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Breast Cancer Research and Treatment

, Volume 39, Issue 2, pp 221–233 | Cite as

Cathepsins D, B, and L in transformed human breast epithelial cells

  • Tamara T. Lah
  • Gloria Calaf
  • Endre Kalman
  • Balasahib G. Shinde
  • Robert Somers
  • Sandino Estrada
  • Enrique Salero
  • Jose Russo
  • Ierachmiel Daskal
Report

Abstract

To investigate the regulation of lysosomal enzymes during carcinogenesis, we measured cathepsins (Cats) D, B, and L in MCF-10F, which is a human breast epithelial cell line, and cells evolved after treatment with carcinogen and transfected with c-Ha-ras oncogene. The clones used in this study, MCF-10FTras, D3, D3-1, and D3-1Tras, expressed no estrogen receptors and gradually increased invasive potential, while oncogenetransfected lines were also tumorigenic in SCID mice [16,19]. Cats D, B, and L were determined in the cells and in cell media using enzyme-linked immunosorbent assay (ELISA), specific enzyme activity measurements, and immunocytochemistry. The major intra- and extracellular lysosomal proteinase in these cells was Cat D (30–180 pm/mg), followed by Cat B (2–10 pm/mg) and Cat L (1–5 pm/mg). An inverse relationship between intracellular Cat D levels and invasive potential of carcinogen-treated and c-Ha-ras oncogene-transfected cell lines was observed. No significant changes in extracellular concentration of Cat D precursor in this series of cell lines was observed. Intracellular levels of Cats B and L were unchanged or slightly lower in carcinogentreated D3 and D3-1 cells, as well as in MCF-10FTras. On the other hand, in D3-1Tras cell line, evolving from c-Ha-ras transfected D3-1 line, 3.5 fold and 4.4 fold increases in Cat B and Cat L, respectively, but a 2 fold decrease in Cat D, were observed compared to the parental cell line. Immunocytochemical staining showed a granular, polarized perinuclear and cytoplasmic staining of cathepsins in all cell lines. Cysteine proteinases stained more frequently and more intensely in D3-1Tras compared to other lines, confirming the immunochemical assays. We hypothesize that several molecular events, caused by a carcinogen and an oncogene such as c-Ha-ras, are needed to increase Cat B and Cat L, but not Cat D, expression. Therefore, the cysteine and aspartic lysosomal proteinases are differentially expressed in the breast cell lines with more invasive phenotype.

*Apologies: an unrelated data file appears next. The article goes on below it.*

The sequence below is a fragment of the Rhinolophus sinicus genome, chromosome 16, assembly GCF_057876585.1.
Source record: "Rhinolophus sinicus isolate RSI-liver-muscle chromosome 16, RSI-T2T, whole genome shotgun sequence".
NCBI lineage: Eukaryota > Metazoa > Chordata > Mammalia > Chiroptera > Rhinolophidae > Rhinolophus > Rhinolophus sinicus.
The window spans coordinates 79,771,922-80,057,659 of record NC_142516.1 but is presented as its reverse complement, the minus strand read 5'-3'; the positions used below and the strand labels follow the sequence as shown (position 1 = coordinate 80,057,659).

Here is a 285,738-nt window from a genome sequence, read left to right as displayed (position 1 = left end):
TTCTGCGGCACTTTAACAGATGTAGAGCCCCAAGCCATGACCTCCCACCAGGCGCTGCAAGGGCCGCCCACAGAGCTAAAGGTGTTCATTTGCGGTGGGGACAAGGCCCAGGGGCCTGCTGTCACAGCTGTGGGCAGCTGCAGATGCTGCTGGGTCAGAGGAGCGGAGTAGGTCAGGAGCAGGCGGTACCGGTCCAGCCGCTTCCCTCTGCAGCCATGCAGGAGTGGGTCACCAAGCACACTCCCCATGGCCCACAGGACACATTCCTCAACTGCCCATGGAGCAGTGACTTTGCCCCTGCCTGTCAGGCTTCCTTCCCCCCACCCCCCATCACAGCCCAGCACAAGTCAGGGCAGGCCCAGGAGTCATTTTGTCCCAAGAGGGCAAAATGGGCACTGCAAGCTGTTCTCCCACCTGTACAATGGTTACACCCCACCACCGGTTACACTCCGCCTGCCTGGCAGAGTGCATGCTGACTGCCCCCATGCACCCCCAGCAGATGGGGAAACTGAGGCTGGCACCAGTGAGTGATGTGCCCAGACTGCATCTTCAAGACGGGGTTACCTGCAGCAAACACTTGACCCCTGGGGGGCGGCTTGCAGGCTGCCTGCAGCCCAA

Key words

breast cancer carcinogens cathepsin D cathepsin B cathepsin L c-Ha-ras oncogene invasion tumorigenicity 

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Copyright information

© Kluwer Academic Publishers 1996

Authors and Affiliations

  • Tamara T. Lah
    • 1
  • Gloria Calaf
    • 3
  • Endre Kalman
    • 1
  • Balasahib G. Shinde
    • 1
  • Robert Somers
    • 2
  • Sandino Estrada
    • 3
  • Enrique Salero
    • 3
  • Jose Russo
    • 3
  • Ierachmiel Daskal
    • 1
  1. 1.Department of Pathology and Laboratory MedicineAlbert Einstein Medical CenterPhiladelphiaUSA
  2. 2.Department of SurgeryAlbert Einstein Medical CenterPhiladelphiaUSA
  3. 3.Department of PathologyFox Chase Cancer CenterPhiladelphiaUSA

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